The Psychology of Torture


Like most Americans, I was appalled as I read the recent U.S. Senate Intelligence Committee’s report on the C.I.A.’s treatment of detainees in the war on terror.

As the 2014 president of the American Psychological Association (A.P.A.) – the nation’s largest association of psychologists – I was particularly outraged that the two psychologists involved in the torture program, James Mitchell and Bruce Jessen, so seriously and inexcusably ignored the basic principles of the psychology profession: do no harm and respect human dignity.

If the allegations are true, what this pair did was pervert psychological science to break down and dehumanize detainees in a misguided effort to extract information. It is clear to me that their actions constituted torture.

There is some ongoing debate about whether the Bush-era torture program elicited information that helped prevent subsequent acts of terrorism. My response to the debate is twofold. First, regardless of whether torture is effective (which I personally don’t believe it is), it is wrong.

Second, there is a growing body of research on interrogation science – the study of how to conduct interviews with detainees in ways that are constructive (i.e., that lead to good information, and are respectful of human rights).

recognize that the world can be a dangerous place, but abandoning basic human principles and the rule of law is not the answer. Going forward, this new science of appropriate interview and interrogation techniques should inform all national security activities.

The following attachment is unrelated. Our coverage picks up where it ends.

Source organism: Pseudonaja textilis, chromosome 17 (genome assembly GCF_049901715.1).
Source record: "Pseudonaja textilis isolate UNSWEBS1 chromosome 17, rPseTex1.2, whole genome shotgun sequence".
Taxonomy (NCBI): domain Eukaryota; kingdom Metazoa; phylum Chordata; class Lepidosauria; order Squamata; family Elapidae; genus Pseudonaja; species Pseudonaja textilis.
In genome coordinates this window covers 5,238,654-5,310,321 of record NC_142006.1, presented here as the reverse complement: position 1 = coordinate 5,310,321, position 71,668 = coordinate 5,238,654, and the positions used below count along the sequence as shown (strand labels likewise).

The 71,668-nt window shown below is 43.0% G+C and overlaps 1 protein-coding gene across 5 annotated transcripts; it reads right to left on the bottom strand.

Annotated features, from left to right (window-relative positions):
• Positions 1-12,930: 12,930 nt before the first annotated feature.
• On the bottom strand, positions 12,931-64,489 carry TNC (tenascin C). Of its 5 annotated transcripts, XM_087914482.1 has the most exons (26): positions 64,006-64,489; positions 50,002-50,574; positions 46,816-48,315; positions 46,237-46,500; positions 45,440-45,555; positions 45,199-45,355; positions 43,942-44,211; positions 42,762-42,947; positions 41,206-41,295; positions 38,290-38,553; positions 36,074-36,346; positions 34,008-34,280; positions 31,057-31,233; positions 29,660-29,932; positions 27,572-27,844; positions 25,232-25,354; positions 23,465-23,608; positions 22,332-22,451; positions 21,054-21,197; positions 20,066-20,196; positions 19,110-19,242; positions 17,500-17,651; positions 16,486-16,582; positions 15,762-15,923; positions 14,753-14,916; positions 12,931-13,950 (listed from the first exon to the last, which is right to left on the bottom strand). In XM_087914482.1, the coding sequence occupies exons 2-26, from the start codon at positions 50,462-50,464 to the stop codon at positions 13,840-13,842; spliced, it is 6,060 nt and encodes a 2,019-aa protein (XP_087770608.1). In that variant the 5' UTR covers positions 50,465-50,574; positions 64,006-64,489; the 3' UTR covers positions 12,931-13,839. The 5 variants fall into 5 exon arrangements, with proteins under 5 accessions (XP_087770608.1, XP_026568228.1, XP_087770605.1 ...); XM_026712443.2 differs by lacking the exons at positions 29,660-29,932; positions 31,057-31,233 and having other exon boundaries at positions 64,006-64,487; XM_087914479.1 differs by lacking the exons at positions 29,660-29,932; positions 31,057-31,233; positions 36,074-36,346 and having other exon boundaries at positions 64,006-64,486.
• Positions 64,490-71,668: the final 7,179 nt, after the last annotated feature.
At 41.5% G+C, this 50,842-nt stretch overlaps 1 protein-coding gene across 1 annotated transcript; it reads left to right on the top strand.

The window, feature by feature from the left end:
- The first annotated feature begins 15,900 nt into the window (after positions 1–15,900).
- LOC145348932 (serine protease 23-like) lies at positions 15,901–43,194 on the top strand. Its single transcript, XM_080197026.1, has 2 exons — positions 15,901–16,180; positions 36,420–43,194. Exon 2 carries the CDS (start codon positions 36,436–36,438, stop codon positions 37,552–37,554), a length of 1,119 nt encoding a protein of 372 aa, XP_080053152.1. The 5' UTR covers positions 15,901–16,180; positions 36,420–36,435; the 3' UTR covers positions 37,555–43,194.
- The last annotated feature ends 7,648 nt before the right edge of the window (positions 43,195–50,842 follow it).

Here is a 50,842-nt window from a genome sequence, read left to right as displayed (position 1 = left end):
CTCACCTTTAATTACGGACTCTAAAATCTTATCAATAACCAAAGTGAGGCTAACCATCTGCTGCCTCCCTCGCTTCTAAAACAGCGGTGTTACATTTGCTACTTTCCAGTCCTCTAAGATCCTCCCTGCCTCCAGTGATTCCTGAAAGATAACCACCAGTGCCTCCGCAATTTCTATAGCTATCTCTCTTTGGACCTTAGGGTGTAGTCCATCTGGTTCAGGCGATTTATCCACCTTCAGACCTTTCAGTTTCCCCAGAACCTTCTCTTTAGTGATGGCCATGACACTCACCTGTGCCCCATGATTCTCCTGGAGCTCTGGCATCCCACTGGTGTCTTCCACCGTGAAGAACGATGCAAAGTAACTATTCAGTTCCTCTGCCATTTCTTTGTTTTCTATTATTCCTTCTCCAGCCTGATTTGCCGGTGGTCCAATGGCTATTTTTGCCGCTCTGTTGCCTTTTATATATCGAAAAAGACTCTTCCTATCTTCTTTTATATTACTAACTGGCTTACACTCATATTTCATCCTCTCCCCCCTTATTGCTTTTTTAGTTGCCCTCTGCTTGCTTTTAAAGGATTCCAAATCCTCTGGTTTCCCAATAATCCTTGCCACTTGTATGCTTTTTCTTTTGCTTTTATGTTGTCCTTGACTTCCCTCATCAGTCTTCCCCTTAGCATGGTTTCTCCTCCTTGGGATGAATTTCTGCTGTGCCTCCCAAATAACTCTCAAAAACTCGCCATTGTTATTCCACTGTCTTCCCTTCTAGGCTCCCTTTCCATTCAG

Torture is wrong. There are no exceptions – not even that supposed ticking time bomb that some have claimed the United States faced right after 9/11. The APA Ethics Committee has stated “Torture in any form, at any time, in any place, and for any reason is unethical for psychologists and wholly inconsistent with membership in the American Psychological Association.” Our association’s policies incorporate language taken directly from The United Nations Convention against Torture and Other Cruel, Inhuman, or Degrading Treatment or Punishment states that “No exceptional circumstances whatsoever, whether a state of war or a threat of war, internal political instability or any other public emergency, may be invoked as a justification of torture.”

Mitchell and Jessen are not members of the A.P.A., and are therefore beyond the reach of our ethics enforcement program, but if the allegations about their actions are true, they should be held accountable for their serious violations of human rights and U.S. and international law.

The first principle of the A.P.A.’s Code of Ethics, which serves as a touchstone for all our actions as psychologists, and as human beings, is this: “Psychologists strive to benefit those with whom they work and take care to do no harm.” Our discipline is firmly committed to respecting people’s rights and dignity, which is also stated in our Code of Ethics.

The pain and outrage I feel in reaction to the findings of the Senate Intelligence Committee isn’t just my outrage – it is the fury of psychologists everywhere.

The A.P.A. will continue to speak out against torture and other forms of cruel or inhuman treatment for as long as necessary.

-- by Nadine Kaslow, provided to BBJ by The MarkNews

Nadine Kaslow, PhD, is the 2014 President of the American Psychological Association. She is also a professor with tenure at Emory University School of Medicine department of psychiatry and behavioral sciences.

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